Pictured: Empress Sisi of Austria (Vicky Krieps) gets a lesson in early filmmaking from Louis Le Prince (Finnegan Oldfield) in the revisionist period drama, 'Corsage', written and directed by Marie Kreutzer. Still courtesy of IFC Films (US) / Picture House (UK) / AG Films
Why do film directors, when dealing with historical subjects, stray from the truth? Usually, it is for commercial reasons. You take a real figure and imagine a romance that they never had in order to give a hook to your narrative. Emily, Frances O’Connor’s biopic of Emily Brontë, is an example of this. Corsage, Austrian writer-director Marie Kreutzer’s fifth feature, does this to an extreme. The inference, at the end of the film, set between December 1877 and the autumn of 1878, is that its subject, Empress Elizabeth of the Austro-Hungarian Empire, committed suicide by throwing herself from the prow of a ship, aged 40. In reality, Elizabeth lived until 1898, when she was assassinated by an Italian anarchist. Kreutzer’s film doesn’t just feature one historical indiscretion. It imagines Elizabeth (Vicky Krieps), known affectionately as Sisi, meeting the father of cinema, Louis Le Prince (Finnegan Oldfield), in Northumberland in the spring of 1878. She then becomes the subject of a test film in which she carries a chalk board up to the camera, then grabs the folds of her dresses and leaps up and down in an angry manner, having been told that she can say what she likes as long as she smiles. ‘Can you bring the camera towards me?’ she asks. ‘There’s an idea,’ replies Louis before telling her, no. Later, Sisi explains that cinema will replace painting as a principal mode of representation. This even before Louis Le Prince had publicly demonstrated early cinematography.
Another exchange gets to the heart of the matter. Sisi poses for a portrait before stepping away to examine the artist’s outline. She instructs him to find some of the other paintings of her hung around the palace and copy them. Later, her husband, Franz Joseph (Florian Teichtmeister) will remark that she looks even younger in her latest portrait, then adding pointedly, ‘it will be a good reminder when you’re gone.’ The inference is that royalty wilfully engaged in its own mythmaking through portraiture; Kreutzer does the same thing in the spirit of artists working on commission.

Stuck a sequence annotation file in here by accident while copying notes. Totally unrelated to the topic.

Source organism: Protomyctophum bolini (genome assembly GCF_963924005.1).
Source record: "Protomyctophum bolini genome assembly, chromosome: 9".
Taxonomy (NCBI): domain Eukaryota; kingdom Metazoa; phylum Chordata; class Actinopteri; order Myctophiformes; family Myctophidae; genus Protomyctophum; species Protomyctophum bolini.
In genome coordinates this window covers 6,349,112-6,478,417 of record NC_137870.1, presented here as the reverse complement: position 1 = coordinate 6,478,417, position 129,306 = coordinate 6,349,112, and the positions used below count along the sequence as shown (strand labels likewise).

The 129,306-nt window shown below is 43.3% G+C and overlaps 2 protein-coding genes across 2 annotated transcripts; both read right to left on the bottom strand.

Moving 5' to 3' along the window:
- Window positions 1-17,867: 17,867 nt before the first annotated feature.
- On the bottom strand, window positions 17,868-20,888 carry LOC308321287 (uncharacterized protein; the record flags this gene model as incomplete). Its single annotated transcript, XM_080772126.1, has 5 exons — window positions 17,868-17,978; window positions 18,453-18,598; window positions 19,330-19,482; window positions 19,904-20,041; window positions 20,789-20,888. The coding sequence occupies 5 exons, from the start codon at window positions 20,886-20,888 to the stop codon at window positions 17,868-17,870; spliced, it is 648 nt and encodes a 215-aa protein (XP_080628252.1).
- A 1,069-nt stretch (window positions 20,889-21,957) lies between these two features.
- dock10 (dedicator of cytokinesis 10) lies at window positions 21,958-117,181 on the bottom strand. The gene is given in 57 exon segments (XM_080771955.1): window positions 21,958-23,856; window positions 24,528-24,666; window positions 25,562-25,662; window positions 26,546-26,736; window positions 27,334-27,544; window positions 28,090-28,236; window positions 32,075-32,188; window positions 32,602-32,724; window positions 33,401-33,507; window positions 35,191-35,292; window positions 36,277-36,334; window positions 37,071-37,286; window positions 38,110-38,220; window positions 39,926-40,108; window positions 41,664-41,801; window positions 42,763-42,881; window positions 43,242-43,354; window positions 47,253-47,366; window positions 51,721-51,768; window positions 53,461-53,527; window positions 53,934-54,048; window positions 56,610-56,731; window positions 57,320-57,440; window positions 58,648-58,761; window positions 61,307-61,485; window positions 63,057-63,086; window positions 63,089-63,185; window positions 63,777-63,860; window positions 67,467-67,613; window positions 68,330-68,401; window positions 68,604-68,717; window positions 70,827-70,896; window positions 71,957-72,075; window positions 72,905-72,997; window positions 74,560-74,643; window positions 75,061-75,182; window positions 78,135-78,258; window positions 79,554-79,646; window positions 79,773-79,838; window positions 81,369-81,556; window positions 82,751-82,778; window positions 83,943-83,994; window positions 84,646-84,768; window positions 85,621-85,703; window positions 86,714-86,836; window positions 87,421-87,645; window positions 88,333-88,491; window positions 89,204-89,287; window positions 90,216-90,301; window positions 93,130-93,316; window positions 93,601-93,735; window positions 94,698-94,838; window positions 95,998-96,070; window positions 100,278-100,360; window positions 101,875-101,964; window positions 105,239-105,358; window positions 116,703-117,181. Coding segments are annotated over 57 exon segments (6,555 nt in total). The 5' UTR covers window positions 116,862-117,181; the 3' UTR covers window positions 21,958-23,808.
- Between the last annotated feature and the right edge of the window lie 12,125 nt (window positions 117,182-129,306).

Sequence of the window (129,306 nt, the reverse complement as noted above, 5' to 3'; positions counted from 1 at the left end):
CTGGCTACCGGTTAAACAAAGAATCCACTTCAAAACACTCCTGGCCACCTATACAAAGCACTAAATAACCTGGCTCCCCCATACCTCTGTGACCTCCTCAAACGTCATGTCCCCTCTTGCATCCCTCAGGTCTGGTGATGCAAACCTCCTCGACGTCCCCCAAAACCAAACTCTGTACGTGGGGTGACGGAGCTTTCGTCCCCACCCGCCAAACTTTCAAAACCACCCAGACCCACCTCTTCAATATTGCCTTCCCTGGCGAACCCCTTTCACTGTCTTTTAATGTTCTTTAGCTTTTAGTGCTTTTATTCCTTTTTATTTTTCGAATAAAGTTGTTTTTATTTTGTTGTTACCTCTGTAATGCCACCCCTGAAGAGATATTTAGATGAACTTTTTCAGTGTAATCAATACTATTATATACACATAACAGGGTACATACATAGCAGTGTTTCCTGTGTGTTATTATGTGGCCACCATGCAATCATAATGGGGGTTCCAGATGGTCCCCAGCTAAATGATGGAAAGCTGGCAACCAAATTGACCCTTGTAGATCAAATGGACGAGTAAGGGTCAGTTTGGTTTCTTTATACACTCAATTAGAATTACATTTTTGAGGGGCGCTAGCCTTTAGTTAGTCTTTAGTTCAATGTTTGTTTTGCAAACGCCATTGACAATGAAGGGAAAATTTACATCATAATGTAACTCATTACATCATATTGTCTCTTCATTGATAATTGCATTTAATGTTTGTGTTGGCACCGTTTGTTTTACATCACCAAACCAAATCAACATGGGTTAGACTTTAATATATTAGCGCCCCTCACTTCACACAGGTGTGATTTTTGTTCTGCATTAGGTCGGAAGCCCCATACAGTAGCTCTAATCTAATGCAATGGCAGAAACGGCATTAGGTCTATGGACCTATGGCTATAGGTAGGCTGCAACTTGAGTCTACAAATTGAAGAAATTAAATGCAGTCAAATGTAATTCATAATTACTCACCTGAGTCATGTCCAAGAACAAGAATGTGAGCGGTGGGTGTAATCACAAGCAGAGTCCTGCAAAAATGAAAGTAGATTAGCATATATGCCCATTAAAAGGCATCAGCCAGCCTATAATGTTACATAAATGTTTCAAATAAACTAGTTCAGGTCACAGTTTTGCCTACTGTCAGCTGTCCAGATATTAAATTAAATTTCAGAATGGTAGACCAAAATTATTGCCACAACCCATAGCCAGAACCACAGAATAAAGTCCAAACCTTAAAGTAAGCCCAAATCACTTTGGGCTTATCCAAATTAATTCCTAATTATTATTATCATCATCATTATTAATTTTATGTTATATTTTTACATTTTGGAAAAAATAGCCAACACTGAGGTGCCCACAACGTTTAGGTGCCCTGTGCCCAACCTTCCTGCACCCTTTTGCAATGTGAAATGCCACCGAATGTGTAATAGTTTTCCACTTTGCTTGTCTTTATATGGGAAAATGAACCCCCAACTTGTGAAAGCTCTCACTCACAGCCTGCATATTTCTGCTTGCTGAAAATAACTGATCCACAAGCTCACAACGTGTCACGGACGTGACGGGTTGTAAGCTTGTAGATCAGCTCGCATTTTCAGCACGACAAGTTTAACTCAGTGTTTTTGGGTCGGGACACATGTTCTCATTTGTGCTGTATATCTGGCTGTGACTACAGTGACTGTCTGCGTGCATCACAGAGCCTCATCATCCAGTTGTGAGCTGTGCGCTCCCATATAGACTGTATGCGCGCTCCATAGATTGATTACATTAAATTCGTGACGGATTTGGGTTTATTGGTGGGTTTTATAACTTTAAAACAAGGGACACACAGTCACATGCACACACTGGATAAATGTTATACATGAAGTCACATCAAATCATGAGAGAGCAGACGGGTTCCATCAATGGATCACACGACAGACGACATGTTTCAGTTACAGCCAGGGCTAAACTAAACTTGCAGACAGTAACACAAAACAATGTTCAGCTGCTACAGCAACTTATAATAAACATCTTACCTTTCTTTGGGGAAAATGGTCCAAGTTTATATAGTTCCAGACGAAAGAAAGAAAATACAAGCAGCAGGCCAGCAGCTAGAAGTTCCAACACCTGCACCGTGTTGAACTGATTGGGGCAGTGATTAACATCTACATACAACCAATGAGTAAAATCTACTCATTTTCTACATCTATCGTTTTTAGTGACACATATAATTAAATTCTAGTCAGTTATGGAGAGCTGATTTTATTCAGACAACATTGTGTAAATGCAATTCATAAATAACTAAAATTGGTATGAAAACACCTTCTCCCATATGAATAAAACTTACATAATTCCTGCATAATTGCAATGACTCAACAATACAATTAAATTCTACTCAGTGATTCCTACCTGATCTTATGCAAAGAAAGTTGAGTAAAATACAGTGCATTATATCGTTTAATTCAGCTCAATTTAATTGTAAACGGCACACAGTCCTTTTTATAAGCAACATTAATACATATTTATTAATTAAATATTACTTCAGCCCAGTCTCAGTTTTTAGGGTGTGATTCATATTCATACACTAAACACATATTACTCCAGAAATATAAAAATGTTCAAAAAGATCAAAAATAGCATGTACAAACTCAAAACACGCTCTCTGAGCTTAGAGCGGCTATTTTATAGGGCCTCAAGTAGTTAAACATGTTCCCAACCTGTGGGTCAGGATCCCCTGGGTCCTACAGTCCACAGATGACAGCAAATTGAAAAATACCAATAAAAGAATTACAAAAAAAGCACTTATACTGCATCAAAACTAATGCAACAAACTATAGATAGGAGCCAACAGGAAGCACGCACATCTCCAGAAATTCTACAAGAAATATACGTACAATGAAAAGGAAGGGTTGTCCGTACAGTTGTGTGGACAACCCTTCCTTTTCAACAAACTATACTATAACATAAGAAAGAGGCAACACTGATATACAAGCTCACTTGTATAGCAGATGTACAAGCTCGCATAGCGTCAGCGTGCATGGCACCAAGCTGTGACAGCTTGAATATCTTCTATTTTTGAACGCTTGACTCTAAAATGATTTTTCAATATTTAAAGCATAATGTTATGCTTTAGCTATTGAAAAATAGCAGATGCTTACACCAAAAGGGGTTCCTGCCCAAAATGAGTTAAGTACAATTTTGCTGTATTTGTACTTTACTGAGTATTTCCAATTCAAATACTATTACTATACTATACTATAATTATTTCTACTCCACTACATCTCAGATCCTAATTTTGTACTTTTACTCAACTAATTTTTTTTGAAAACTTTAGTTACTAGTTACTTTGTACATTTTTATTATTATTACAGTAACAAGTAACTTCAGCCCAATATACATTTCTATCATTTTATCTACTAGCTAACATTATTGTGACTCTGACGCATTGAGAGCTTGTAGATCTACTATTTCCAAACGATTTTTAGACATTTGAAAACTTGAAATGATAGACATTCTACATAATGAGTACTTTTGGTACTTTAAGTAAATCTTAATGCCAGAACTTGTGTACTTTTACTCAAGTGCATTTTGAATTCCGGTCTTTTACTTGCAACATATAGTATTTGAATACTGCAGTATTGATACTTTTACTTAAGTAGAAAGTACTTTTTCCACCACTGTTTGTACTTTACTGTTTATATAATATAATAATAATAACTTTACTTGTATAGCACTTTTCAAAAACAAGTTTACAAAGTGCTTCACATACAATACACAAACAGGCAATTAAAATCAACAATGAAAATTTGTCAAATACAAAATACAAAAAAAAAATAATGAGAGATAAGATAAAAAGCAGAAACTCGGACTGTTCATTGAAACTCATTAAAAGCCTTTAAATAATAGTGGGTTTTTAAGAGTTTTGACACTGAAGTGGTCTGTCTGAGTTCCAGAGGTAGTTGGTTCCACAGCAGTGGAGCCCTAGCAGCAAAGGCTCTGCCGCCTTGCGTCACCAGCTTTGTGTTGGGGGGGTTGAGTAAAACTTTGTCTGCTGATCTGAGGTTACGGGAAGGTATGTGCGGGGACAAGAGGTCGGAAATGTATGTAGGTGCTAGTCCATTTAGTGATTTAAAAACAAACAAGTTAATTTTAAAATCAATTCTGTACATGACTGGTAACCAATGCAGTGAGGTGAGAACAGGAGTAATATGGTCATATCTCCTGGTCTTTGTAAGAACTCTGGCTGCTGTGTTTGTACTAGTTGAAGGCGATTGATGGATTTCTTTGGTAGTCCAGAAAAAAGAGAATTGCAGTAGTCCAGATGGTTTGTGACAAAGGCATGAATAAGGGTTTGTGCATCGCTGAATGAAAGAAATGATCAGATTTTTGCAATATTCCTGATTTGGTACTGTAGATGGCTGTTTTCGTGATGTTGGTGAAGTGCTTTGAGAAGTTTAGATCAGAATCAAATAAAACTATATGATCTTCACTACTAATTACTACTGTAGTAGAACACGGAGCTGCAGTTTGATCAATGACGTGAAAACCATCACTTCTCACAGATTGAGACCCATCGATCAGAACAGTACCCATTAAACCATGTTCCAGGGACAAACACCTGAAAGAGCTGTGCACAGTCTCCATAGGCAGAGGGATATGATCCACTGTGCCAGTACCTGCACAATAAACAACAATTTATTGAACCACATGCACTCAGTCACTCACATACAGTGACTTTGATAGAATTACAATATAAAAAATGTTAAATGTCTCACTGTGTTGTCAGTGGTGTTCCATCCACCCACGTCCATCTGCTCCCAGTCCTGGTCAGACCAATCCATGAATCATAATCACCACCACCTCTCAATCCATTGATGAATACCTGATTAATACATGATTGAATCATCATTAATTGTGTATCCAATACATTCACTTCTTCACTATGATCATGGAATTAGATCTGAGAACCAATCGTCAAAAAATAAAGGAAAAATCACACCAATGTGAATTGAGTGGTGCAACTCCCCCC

The Sisi of Kreutzer’s film is wilful and restless, though not for the want of trying to find a role for herself. At dinner, she asks about Sarajevo. Franz Joseph tells her that it is his job to govern and hers to represent, though in the film, he’s not above his own mythmaking, wearing a set of stick-on sideburns, peeled off for comic effect. She denies the request from her sister, Marie (Katharina Lorenz) to marry. Rather, she asks her to be her stand-in as she receives heroin to treat her malaise. ‘It’s harmless,’ a doctor tells her sincerely, though the audience knows better.
There are three recurring representations of Sisi throughout the film. First, Sisi, fully clothed (minus shoes) under water. In the first scene, two maids watch as Sisi holds her breath underwater. ‘How long?’ she asks after surfacing. ‘Vierzig’ (forty seconds), says one maid. ‘A minute and three,’ says the other, wanting (perhaps) to flatter her employer. Do we see Sisi’s underwater plunges as a means of fortification, to make herself better able to survive the plunge at the end of the film? The tin bath into which she just about fits is a confining space. Undoubtedly, the movie Sisi feels trapped.
This links to the second recurrent image: Sisi having her undergarment, the corsage (upper part of the dress) tightened. Sisi berates a maid for not having the strength to fasten it; later we see that Sisi gets as good as she gives. Sisi is desperate to keep her weight down, subsisting on a minimal diet of orange slices and tea without milk. Constricted by an undergarment, a physical form of entrapment, Sisi is susceptible to falling, the third recurrent image, whether it is fainting in public having listened without reply to some disparaging remarks about her presence – and previous absence – or falling from a horse, jumping from a window, or finally leaping from the aforementioned ship’s prow. Sisi, it is implied, longs for death. We see her celebrate her 40th birthday, to a chorus of ‘long may she live’, extinguishing with steady puffs the candles of cake placed on a spinning turntable – a cake she will not taste. Even at her birthday banquet, she is the subject of disparaging remarks. She is not expected to respond.